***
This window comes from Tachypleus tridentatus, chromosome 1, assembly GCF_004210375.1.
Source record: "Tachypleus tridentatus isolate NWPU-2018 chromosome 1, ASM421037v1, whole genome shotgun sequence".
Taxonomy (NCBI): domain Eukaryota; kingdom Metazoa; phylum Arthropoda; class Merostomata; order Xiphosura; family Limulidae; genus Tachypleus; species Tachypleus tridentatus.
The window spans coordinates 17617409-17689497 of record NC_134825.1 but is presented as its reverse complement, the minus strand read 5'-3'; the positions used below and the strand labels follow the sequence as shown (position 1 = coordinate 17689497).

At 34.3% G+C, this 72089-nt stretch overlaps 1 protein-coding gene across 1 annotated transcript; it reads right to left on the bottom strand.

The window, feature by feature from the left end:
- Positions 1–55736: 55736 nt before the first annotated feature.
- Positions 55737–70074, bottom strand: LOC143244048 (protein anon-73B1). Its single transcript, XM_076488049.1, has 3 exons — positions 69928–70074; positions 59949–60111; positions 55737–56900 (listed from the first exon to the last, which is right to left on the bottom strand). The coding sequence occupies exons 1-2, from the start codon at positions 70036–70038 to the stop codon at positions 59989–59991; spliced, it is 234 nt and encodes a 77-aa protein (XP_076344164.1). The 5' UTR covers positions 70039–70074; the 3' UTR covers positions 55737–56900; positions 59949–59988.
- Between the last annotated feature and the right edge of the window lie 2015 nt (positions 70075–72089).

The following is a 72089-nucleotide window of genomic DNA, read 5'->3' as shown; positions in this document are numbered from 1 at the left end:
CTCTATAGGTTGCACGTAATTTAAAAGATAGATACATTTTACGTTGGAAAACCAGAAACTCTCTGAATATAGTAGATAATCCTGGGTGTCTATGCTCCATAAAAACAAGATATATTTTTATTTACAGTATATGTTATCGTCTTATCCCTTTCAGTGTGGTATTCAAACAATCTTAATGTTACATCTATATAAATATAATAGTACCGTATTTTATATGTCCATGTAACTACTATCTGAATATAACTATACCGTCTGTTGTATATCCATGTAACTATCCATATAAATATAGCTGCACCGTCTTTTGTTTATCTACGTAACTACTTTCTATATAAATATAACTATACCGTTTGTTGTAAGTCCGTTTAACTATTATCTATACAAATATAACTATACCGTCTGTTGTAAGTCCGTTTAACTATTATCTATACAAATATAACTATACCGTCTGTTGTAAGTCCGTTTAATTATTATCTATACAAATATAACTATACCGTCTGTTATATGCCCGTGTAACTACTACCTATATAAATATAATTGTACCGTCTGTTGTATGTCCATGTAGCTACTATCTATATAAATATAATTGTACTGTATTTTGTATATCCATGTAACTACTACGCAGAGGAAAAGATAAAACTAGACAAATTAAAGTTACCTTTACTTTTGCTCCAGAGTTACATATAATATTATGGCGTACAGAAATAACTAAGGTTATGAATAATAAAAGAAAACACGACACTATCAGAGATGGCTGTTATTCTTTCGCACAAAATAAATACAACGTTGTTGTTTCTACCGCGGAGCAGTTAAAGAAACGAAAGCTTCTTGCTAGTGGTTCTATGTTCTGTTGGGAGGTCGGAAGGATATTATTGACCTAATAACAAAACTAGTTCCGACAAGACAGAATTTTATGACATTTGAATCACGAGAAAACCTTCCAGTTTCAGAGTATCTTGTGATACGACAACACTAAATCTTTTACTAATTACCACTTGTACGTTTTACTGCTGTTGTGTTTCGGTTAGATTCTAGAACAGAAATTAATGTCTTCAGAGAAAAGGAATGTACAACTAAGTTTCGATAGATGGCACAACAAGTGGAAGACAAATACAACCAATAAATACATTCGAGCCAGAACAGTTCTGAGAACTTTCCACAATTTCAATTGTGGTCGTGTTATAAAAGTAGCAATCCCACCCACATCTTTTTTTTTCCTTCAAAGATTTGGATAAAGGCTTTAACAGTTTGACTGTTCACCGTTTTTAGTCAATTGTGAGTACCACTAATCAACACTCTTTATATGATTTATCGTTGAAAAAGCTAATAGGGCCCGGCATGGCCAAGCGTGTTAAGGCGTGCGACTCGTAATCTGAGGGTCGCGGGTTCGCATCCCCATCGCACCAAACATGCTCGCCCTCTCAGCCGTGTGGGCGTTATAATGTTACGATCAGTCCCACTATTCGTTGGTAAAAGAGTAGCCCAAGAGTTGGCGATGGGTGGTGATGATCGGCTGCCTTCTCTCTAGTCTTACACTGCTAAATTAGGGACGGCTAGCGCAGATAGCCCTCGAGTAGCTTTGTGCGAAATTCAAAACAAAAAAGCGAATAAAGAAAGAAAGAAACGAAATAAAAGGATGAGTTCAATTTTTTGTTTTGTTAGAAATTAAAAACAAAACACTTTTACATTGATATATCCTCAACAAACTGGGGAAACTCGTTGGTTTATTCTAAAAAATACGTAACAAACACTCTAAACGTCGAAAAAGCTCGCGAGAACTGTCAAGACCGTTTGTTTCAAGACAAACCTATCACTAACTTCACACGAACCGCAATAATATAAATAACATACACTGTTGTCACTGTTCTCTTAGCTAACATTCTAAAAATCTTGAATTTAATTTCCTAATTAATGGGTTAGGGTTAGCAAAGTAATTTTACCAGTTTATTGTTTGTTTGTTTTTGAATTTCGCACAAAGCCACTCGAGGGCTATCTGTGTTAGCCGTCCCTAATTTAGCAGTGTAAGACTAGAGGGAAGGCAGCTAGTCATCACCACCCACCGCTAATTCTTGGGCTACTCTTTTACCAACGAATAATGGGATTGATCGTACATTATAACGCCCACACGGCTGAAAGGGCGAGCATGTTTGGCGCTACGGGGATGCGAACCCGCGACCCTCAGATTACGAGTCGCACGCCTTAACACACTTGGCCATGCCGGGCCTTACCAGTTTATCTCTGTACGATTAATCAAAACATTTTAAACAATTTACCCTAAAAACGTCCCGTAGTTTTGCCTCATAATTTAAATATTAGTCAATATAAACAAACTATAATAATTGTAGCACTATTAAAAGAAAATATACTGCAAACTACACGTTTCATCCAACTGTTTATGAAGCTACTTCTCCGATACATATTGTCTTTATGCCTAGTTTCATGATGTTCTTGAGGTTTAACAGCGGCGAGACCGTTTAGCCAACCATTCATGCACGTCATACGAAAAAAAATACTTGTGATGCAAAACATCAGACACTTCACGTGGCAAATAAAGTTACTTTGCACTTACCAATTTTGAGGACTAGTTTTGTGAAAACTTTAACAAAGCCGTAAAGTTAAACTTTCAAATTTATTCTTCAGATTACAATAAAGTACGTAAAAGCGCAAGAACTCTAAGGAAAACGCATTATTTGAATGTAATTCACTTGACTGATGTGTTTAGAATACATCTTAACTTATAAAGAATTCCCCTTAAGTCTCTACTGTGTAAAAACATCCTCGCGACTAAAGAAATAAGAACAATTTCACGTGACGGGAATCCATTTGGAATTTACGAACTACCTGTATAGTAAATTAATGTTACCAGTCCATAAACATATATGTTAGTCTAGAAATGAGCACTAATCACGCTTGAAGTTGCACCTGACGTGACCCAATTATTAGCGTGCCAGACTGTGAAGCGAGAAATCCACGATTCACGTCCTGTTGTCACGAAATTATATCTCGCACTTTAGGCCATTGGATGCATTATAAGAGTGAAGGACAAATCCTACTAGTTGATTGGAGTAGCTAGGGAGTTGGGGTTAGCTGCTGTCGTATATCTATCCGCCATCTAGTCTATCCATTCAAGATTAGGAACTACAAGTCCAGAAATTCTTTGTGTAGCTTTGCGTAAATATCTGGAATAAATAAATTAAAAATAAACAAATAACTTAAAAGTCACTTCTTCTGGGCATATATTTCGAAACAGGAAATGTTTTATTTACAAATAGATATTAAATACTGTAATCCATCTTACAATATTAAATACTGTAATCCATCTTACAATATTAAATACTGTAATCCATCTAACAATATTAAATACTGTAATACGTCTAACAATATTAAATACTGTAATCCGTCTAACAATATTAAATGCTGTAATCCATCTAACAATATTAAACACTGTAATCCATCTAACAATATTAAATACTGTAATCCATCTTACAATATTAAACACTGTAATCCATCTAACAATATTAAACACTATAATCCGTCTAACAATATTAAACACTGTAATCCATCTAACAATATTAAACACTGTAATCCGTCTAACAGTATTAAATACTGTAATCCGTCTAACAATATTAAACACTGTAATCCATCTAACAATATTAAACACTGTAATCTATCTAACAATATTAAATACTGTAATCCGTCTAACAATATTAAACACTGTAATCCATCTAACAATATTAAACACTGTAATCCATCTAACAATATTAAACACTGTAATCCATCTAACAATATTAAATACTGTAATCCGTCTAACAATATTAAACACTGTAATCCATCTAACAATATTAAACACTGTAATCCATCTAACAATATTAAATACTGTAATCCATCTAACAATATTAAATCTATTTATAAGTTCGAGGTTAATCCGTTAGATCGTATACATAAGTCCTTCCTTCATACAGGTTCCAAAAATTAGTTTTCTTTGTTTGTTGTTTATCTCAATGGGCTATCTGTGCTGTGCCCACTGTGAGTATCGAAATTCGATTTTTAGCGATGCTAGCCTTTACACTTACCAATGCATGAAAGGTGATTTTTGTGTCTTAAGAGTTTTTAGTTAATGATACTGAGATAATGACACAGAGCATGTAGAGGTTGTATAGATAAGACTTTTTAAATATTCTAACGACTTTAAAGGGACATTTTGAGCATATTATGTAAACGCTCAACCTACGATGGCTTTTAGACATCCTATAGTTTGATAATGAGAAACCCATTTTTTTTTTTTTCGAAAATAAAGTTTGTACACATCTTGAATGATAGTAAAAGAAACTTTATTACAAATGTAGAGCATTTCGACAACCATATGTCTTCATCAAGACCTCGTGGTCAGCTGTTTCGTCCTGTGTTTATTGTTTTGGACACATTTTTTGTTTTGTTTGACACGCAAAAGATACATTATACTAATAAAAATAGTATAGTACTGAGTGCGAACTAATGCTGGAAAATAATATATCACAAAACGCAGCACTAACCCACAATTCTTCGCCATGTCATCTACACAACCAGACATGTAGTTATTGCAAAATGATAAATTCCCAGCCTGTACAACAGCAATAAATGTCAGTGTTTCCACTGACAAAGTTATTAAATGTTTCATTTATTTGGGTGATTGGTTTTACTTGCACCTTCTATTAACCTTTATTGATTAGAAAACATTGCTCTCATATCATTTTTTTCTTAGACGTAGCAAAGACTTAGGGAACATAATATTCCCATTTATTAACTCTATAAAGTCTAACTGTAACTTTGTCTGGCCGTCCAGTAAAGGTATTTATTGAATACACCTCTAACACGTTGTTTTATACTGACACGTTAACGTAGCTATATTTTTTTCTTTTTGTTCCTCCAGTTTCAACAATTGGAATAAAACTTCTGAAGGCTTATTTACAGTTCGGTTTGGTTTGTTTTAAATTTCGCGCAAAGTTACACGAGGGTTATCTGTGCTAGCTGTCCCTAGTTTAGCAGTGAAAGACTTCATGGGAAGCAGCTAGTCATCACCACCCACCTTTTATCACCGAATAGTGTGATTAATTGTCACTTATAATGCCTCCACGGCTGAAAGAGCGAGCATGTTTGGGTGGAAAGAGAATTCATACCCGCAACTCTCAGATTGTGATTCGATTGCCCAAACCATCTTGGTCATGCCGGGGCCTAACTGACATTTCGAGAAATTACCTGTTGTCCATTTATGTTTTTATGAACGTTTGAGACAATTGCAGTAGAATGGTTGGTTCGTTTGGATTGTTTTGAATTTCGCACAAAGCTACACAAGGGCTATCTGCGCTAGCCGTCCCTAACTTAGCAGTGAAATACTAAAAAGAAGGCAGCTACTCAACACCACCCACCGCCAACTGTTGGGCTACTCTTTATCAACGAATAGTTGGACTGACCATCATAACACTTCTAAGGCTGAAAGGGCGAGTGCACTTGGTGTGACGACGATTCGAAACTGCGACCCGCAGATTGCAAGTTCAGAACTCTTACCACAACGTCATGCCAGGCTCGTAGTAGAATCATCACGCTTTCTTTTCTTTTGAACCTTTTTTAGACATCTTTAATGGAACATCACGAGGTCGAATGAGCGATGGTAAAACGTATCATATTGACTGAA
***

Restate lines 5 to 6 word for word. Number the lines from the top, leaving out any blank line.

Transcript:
At 34.3% G+C, this 72089-nt stretch overlaps 1 protein-coding gene across 1 annotated transcript; it reads right to left on the bottom strand.

The window, feature by feature from the left end: